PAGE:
I got the new “uncut” version after first watching what was obviously a pirated release. Unlike my old DVD, the new issue has the Retromedia brand and Fred Olen Ray recorded a commentary track for this release. I liked it more than I expected; unfortunately I had bought one of the pirated and cut versions off a used-DVD store and was expecting only to see the same movie plus some nikked boobs. The movie is better than that.
First, Bikini Drive-In predates the collapse of the Skinemax genre around 2005 by about 10 years. As such, it is a glimpse into what the genre and the drive-in subculture used to be. In its era, the concept of the adult movie had a different meaning than today. A movie used to be a long-form storytelling device, and an adult comedy was a comedy that was spiced with some nudity. Some other examples are TunnelVision, The Groove Tube, and Fred’s Hollywood Chainsaw Hookers. Check those early movies out and you will see a vast difference.
After the 2005 crash, an adult movie became a device for generating a group of nude scenes (AKA, simulated hardcore, or “love”) in one long shoot. Instead of being a part of the story, the simulated sex scenes interrupt the story. More recently the love scenes are separated by some filler dialog that viewers are expected to fast-forward through.
As a viewer, I have the feeling that the equivalent of the NBA’s shot-clock came into effect: The format has become so rigid that it seems like the director has to get the next nude shot off before the buzzer or else he gets penalized for Delay of Game. The Shot Clock guarantees that the next “love” scene will start according to the clock, but it has gotten so predictable and flat that any chance of spontaneity is lost.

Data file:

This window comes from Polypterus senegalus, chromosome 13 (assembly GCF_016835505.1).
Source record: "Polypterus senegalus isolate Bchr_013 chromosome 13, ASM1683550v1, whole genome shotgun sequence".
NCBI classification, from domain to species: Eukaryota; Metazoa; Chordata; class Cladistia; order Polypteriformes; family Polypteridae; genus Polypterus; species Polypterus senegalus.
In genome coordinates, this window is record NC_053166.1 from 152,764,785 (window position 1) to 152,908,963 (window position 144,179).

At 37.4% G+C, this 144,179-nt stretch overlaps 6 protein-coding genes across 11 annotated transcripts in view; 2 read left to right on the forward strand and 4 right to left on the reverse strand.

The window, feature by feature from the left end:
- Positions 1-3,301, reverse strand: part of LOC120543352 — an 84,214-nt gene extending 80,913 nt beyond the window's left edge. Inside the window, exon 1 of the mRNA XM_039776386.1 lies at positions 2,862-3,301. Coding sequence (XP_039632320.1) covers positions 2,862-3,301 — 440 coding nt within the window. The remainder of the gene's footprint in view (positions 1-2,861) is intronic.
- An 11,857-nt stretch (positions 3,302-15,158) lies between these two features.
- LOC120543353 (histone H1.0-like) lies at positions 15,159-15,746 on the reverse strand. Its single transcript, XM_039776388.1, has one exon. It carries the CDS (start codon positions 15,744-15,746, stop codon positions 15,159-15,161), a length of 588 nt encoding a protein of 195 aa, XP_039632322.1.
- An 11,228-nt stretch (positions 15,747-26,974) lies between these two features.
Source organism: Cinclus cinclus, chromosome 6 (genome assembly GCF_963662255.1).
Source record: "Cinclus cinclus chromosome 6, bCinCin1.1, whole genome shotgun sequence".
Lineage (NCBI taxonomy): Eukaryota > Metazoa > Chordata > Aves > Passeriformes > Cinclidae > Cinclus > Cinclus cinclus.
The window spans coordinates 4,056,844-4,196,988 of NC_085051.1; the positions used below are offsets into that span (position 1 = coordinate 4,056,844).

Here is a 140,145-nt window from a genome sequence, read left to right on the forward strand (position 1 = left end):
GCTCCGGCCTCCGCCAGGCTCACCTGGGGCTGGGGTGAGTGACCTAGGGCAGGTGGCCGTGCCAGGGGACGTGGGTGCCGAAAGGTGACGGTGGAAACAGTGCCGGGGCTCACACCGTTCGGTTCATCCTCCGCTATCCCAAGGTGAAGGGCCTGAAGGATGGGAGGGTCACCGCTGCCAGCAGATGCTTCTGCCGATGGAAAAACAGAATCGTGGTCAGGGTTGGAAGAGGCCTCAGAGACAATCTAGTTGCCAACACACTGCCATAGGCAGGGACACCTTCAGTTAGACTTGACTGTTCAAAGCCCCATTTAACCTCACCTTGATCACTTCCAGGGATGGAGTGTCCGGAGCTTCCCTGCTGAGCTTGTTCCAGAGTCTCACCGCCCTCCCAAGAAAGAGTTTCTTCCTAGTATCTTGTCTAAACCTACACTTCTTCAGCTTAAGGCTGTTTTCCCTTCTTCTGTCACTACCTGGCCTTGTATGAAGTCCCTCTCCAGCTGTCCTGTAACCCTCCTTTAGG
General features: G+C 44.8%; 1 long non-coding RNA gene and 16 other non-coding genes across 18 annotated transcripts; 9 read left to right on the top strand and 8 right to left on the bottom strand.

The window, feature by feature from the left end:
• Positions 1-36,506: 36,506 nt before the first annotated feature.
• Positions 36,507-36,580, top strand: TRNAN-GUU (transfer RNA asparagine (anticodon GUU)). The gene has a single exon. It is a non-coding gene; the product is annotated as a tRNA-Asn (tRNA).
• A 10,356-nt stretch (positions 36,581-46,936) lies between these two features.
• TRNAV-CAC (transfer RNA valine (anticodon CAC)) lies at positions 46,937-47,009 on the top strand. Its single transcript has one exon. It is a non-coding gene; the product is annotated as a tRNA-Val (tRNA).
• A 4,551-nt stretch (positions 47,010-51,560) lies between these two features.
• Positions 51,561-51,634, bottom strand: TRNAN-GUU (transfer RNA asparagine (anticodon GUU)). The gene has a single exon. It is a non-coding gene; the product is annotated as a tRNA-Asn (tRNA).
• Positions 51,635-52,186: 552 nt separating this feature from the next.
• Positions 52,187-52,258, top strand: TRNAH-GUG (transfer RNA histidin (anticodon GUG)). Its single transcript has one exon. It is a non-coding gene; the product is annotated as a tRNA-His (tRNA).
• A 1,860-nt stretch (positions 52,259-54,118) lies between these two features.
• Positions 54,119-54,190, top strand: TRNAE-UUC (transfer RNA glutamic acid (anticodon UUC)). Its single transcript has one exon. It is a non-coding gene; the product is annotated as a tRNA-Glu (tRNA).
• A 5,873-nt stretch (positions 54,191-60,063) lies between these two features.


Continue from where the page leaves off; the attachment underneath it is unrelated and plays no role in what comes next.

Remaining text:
Thankfully, there’s none of that in this film; instead, there must be a few dozen topless/nude scenes that are sprinkled in like fine spices and integrated into the storyline of the movie as a whole. The movie is much stronger for it. It helps define what the B-movie/drive-in subculture used to be.
This is a genuine adult comedy, not a fake hardcore. There are no phony love scenes. Thankfully, no one is required to pretend that she is in love with anyone. All of the nudity is gloriously gratuitous, presented without apology.
Second, it is a bitter reminder of how cheap the Skinemax genre has become. After they lost sight of the goal of long-form storytelling, it became easier to redefine a Skinemax shoot as just enough to get the required simulated sex scenes in. Sure, less effort is needed if that’s all you want to do. It take more effort to establish characters, tell a story, and sell it.
In other ways, the movie is a homage to the lost drive-in/B-movie subculture. Conrad Brooks, an Ed Wood groupie from the earliest days (Glen or Glenda, Plan 9) is cast as a drive-in assistant/man-Friday, just making a living in B-movies after his Ed Wood days have ended. The Mighty Monarch, who ruled over softcore in the era prior to Fred, is cast as the evil real estate developer who wants to bulldoze the drive-in and build a mega-MacGuffin. As always, he brings a comic touch to the role, establishing his character as the lovable heavy who actually wouldn’t harm a fly. Check out his performance as the mobster in The Pick-up, available from Something Weird.